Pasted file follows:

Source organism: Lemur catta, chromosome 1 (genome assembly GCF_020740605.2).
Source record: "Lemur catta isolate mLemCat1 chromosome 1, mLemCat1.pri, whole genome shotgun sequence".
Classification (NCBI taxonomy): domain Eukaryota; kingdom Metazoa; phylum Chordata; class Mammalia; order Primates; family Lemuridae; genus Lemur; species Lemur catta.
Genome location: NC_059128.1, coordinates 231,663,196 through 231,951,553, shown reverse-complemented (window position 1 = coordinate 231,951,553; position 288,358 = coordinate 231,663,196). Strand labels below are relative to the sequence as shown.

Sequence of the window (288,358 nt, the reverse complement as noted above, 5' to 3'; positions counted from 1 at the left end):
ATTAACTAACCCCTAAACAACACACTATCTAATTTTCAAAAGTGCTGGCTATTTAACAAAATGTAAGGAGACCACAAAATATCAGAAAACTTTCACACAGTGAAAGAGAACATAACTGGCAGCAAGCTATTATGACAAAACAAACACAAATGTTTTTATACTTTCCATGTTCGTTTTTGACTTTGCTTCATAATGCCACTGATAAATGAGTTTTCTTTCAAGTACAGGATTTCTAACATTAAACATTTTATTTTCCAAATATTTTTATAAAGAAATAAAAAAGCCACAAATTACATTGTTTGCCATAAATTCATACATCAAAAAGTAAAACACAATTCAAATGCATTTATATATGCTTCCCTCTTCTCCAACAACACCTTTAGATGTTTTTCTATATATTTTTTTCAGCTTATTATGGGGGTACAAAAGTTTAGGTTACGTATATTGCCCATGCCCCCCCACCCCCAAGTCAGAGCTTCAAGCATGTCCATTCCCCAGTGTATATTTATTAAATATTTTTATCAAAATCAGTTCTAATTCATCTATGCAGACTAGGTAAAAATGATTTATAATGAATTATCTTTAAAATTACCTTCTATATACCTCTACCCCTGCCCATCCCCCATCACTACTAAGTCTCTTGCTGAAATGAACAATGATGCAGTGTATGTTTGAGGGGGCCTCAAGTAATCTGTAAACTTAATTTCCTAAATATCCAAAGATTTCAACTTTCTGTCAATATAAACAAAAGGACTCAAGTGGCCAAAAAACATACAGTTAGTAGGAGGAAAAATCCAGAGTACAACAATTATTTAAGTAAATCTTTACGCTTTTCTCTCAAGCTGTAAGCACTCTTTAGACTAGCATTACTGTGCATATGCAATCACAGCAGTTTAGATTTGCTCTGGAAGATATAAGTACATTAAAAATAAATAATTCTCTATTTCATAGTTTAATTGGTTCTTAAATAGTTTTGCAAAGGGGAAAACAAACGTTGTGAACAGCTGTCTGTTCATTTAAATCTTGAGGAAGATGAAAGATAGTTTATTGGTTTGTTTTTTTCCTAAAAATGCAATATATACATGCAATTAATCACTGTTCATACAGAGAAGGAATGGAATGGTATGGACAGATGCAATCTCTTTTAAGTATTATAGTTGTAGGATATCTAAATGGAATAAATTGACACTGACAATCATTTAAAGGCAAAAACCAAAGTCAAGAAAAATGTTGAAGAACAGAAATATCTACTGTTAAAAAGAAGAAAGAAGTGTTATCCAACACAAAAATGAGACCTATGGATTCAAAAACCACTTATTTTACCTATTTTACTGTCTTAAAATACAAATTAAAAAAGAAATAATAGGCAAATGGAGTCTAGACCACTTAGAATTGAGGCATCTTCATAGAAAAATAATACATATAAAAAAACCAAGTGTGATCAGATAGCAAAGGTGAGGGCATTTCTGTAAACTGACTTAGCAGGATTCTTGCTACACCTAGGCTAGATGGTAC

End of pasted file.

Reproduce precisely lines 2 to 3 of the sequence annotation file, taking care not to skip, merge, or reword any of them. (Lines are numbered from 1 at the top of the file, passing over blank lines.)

Source record: "Lemur catta isolate mLemCat1 chromosome 1, mLemCat1.pri, whole genome shotgun sequence".
Classification (NCBI taxonomy): domain Eukaryota; kingdom Metazoa; phylum Chordata; class Mammalia; order Primates; family Lemuridae; genus Lemur; species Lemur catta.